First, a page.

St Bride's: News

May 7th: St Bride's joins the London Festival of Contemporary Church Music

May 7th: St Bride's joins the London Festival of Contemporary Church Music

2017-brochure-cover.jpgThis year St Bride's is taking part in the week long London Festival of Contemporary Church Music with an evensong of contemporary music on Sunday 7th May at 5:30pm.

Founded in 2002 by its Artistic Director, Christopher Batchelor, the festival aims to promote the living tradition of liturgical music for choir and organ. Since then, it has grown from a handful of events at St Pancras Parish Church to a week-long, annual celebration at St Pancrastide, featuring collaborations with some of today's best-known composers, a regular Choral Evensong broadcast on BBC Radio 3, and encompassing services, concerts and education work all over London.

Now in its 12th year, the Festival has resulted in the commission of over 30 new works, and played host to at least 40 UK premieres and over 80 world premieres. Many of these are submitted through our Call for Scores, which gives composers at the start of their careers a chance to have their works performed by a professional choir in a liturgical context. In addition, the Festival enjoys close links with today's more established composers, resulting in commissions by such well-known artists as Michael Berkeley, Michael Finnissey, Gabriel Jackon and Cecilia McDowall, to name but a few.

The composers featured in St Bride's contribution to the festival have many links with St Bride's and its choir. Matthew Martin has had a number of pieces performed here, including the Christmas anthem, "Novo profusi gaudio" and "The Fragile Eye," a setting of a poem by Ben Kaye which was commissioned by the John Armitage Memorial (JAM) for Fleet Street Carols in 2012. His Responses, written for the choir of Merton College, Oxford, are in regular use here.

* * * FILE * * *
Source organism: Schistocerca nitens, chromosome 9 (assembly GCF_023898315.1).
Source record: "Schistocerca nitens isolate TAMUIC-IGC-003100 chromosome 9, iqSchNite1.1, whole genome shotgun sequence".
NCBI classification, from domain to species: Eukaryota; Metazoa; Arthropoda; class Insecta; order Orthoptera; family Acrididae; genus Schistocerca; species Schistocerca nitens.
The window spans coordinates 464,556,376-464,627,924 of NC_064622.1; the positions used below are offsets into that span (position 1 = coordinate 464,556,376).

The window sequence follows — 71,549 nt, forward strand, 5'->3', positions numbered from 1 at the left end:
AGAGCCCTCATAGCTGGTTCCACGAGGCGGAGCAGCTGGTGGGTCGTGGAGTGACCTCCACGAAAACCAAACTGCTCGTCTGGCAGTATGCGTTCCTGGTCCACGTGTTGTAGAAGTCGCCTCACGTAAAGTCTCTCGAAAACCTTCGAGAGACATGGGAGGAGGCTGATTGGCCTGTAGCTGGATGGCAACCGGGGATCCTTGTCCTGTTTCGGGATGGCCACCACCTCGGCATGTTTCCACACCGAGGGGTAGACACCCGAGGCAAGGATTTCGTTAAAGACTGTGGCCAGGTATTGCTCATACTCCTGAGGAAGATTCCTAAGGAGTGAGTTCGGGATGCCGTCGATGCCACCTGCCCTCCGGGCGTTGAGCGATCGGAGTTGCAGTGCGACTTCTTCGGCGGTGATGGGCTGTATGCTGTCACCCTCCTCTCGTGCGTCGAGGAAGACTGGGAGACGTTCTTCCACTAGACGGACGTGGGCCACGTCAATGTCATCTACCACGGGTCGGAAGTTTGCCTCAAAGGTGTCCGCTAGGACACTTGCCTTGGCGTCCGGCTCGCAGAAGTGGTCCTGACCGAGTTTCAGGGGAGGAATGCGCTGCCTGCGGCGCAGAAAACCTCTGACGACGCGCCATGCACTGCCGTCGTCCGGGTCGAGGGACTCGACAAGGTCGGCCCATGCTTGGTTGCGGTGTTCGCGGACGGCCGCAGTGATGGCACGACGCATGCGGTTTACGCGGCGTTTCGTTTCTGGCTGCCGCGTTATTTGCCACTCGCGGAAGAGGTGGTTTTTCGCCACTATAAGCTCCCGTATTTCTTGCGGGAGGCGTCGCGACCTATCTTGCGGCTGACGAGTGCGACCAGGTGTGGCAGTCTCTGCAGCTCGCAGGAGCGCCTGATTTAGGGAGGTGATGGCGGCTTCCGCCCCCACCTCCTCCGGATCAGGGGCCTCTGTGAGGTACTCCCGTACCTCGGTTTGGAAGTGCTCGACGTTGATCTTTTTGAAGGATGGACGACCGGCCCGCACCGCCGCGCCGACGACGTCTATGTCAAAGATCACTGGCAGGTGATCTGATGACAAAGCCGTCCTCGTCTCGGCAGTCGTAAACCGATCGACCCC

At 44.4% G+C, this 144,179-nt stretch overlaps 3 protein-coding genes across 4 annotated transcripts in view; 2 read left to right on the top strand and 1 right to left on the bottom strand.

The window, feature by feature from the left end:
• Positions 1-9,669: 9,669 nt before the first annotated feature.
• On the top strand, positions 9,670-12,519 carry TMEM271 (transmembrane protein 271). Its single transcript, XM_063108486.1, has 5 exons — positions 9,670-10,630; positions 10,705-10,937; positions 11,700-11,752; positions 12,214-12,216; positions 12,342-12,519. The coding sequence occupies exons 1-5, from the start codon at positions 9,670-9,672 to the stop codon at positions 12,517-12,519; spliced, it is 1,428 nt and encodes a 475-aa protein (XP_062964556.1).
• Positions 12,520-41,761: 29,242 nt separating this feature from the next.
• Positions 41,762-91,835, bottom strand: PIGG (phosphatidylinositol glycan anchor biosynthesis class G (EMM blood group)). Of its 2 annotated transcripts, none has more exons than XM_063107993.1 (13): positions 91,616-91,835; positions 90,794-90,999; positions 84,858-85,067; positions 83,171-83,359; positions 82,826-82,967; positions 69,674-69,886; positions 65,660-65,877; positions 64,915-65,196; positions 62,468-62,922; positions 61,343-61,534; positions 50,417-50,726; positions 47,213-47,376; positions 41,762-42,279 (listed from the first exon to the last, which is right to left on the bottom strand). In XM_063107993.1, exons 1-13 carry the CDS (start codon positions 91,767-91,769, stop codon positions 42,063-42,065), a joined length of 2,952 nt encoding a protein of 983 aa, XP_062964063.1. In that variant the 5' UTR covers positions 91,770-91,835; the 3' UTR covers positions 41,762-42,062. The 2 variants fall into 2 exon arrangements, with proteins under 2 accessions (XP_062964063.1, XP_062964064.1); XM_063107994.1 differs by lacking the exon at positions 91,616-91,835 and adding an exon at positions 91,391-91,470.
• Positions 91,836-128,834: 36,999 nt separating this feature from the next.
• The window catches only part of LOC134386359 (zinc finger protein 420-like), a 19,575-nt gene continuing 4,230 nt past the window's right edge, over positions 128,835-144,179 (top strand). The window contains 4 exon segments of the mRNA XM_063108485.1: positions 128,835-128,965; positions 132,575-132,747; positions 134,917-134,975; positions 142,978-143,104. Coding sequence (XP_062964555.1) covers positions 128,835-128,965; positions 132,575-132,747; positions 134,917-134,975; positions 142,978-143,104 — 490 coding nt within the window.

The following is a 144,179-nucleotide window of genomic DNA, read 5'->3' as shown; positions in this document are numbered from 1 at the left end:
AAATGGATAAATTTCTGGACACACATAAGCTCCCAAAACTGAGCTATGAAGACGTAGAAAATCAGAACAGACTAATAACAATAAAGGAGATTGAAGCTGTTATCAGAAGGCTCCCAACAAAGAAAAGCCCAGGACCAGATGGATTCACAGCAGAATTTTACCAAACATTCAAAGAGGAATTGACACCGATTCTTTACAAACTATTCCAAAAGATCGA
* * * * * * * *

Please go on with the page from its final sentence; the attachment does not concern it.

Philip Cooke is a Lecturer in composition at the University of Aberdeen, and his work has featured in this festival in previous years. Sacred music forms an important part of his output, and his compositions have won prizes in Europe and the USA. This Magnificat and Nunc dimittis were written for the choir of Selwyn College, Cambridge, who have recorded a disc devoted to his music.

Bob Chilcott began his career as a singer, both as a treble on Sir David Willcocks's recording of Faure's Requiem and later as a tenor with the Kings Singers, but was always interested in composition and arrangement and has become one of our most prolific and well-loved choral composers. His "Shepherd's Carol" and his arrangement of "Gaudete" are frequently performed at carol services in St. Bride's and tonight's anthem, "Beauty for Ashes," was commissioned for a service attended by Her Majesty the Queen in 2007, marking the 50th anniversary of the church's post-war re-dedication. The text is taken from Isaiah 61, verses 3 and 4, and the piece makes full use of the 12 voices of the choir, particularly in the opening and closing passages, where each of the 4 sopranos sings an independent part.

The service concludes with an organ piece by John Hosking, assistant organist of St. Asaph Cathedral, whose music has also been recorded by Selwyn College choir. The psalm chant is by Martin How, who is still active as a composer at the age of over 80 - he worked for the Royal School of Church Music for most of his career and directed their Southern Cathedral Singers for many years. His former choristers include Robert Jones, Matthew Morley and Dan Ludford-Thomas!

We look forward to welcoming you to St Bride's for Choral Evensong on May 7th at 5:30pm.

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